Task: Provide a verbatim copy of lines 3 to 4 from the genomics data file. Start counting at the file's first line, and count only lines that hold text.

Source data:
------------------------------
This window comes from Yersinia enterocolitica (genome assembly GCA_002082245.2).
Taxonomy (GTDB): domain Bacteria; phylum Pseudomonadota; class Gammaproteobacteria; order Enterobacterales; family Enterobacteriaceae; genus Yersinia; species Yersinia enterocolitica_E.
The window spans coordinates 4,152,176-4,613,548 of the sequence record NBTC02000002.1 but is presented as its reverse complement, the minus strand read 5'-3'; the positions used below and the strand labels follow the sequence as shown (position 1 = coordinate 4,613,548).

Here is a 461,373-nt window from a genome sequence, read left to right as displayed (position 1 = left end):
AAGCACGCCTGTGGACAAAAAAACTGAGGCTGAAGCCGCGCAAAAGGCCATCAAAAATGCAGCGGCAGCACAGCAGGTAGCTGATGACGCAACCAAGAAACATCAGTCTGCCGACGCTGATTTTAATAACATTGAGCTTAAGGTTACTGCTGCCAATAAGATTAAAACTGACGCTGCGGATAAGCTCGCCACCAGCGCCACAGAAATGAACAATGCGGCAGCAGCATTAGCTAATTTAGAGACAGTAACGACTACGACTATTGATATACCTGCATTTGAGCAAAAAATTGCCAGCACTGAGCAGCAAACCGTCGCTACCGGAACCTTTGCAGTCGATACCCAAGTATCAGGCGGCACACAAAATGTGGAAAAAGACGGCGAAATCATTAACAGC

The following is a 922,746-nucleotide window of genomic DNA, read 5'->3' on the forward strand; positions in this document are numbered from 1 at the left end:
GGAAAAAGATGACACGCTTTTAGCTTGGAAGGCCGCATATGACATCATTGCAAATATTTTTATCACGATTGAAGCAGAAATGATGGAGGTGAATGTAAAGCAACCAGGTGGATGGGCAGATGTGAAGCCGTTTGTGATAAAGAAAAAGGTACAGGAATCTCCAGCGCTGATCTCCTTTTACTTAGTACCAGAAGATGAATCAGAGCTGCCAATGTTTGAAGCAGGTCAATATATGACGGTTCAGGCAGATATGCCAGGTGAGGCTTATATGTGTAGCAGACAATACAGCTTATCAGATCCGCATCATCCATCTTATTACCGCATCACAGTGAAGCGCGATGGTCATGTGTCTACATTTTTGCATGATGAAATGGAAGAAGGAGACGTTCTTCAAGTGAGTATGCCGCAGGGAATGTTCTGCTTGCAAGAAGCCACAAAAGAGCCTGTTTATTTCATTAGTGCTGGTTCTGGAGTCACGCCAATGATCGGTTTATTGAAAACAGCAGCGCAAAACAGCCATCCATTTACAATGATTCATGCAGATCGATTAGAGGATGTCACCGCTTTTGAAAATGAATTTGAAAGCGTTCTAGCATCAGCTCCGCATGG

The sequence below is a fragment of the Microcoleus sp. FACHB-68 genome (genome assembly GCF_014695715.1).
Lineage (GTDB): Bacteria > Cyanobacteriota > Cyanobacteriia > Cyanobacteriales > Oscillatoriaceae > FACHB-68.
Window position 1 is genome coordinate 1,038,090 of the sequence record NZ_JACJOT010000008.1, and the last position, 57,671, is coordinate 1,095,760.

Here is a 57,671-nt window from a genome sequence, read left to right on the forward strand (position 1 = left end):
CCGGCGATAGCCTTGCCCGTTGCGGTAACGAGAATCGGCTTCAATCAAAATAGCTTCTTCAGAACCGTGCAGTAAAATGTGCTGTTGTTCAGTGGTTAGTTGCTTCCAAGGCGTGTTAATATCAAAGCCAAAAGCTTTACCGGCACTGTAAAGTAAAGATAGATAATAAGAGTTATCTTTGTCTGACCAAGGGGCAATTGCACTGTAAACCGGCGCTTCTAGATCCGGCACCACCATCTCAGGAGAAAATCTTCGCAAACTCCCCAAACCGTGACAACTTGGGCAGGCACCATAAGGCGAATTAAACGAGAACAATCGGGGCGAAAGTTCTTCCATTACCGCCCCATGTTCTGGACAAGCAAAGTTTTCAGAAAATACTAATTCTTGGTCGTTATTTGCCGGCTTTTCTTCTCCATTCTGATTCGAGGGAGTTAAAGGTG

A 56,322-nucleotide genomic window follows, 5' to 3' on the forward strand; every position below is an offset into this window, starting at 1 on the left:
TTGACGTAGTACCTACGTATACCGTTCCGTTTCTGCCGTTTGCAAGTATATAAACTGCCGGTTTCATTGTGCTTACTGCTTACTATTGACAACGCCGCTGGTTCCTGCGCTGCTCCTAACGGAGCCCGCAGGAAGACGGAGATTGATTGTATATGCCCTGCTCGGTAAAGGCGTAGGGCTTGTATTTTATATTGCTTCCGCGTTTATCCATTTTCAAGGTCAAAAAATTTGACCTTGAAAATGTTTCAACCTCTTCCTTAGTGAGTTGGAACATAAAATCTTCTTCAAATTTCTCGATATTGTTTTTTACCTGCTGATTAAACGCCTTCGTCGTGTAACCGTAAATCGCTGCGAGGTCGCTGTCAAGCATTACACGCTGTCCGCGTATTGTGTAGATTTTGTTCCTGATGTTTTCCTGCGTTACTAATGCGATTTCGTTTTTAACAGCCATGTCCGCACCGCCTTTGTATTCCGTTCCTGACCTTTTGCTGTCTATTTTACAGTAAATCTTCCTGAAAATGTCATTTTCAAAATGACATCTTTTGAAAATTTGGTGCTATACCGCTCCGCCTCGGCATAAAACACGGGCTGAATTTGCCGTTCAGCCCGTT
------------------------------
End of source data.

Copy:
The window spans coordinates 4,152,176-4,613,548 of the sequence record NBTC02000002.1 but is presented as its reverse complement, the minus strand read 5'-3'; the positions used below and the strand labels follow the sequence as shown (position 1 = coordinate 4,613,548).

Here is a 461,373-nt window from a genome sequence, read left to right as displayed (position 1 = left end):